By the way how do you know so much about cars?
Sorry you got burned, sounds like typical dealer shenanigans. Next time go with a friend/acquaintance that knows the car buying routine, and say no to everything the saleman or deal closer pushes.
You can find out about our backgrounds here:
Cars have been my hobby for 40 years…
Don’t get coaught up in technical jargon. There’s an enormous amout of design that all interacts to determine an engine’s ability to fill its cylinders and purge its exhaust. The number of cams is only one factor. Typicaly a dual cam will allow the designers to better angle the valves and perhaps more effectively use four valves instead of three, but the variable valve timing system, the size and shape of the ports, the compression, the ability of the engine to breath in as determined by the port design, the manifold design, the use of a turbo or supercharger, and a hole bunch of other stuff all matter. Whether that transmits to power in the engine also is affected by stroke length, cylinder displacement, injector capacity, power drains on the crank (hydraulic or electric power steering?), and a number of other factors.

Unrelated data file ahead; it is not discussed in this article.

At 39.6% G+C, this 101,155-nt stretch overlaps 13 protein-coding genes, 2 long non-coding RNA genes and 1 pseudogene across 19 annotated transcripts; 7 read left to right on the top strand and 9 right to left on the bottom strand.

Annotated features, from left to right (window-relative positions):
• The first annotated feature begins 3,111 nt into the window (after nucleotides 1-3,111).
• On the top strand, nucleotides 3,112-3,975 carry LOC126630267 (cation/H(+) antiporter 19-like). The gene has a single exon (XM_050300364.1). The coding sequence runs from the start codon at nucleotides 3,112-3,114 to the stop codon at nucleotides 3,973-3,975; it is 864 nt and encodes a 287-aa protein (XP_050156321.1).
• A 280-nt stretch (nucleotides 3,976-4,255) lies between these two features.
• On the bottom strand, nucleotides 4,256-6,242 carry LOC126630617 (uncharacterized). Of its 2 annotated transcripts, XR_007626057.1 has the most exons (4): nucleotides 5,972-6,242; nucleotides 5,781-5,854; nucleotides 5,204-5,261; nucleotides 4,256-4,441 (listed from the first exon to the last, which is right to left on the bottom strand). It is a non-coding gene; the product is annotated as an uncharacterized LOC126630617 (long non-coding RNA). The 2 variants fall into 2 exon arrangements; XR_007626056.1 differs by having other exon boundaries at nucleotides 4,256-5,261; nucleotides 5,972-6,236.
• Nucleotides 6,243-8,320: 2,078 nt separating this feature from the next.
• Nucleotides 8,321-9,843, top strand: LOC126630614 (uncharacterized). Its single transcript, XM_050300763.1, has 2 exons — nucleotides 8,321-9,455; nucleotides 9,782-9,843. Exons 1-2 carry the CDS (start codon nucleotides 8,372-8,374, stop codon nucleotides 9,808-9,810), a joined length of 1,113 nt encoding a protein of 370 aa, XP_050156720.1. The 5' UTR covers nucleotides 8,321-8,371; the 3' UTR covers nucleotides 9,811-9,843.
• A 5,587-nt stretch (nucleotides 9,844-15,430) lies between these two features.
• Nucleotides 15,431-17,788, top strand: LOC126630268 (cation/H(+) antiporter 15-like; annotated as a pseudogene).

Whether that all means that the car will accelerate faster, be smoother on the highway, or whatever involves also the entire drivetrain.
Ignore the technical stuff. Drive the car and if you like the way it feels get it checked out by a reputable independent shop. Leave the technical stuff for guys like us with limited social outlets to argue about.
The service department cant tell you? You might want to shop elsewhere
Saying a single cam has less power is like saying a V8 is more powerful than a V6. Yeah, sometimes that’s true, but in both cases it’s more dependent on the engine design than the number of parts. One of the guys in my car club has a single cam 4 cylinder CRX that can keep up with V8 Corvettes, because of what he’s done to the motor.
One thing you can say that’s pretty much universally true is that single cam engines are cheaper from a maintenance perspective.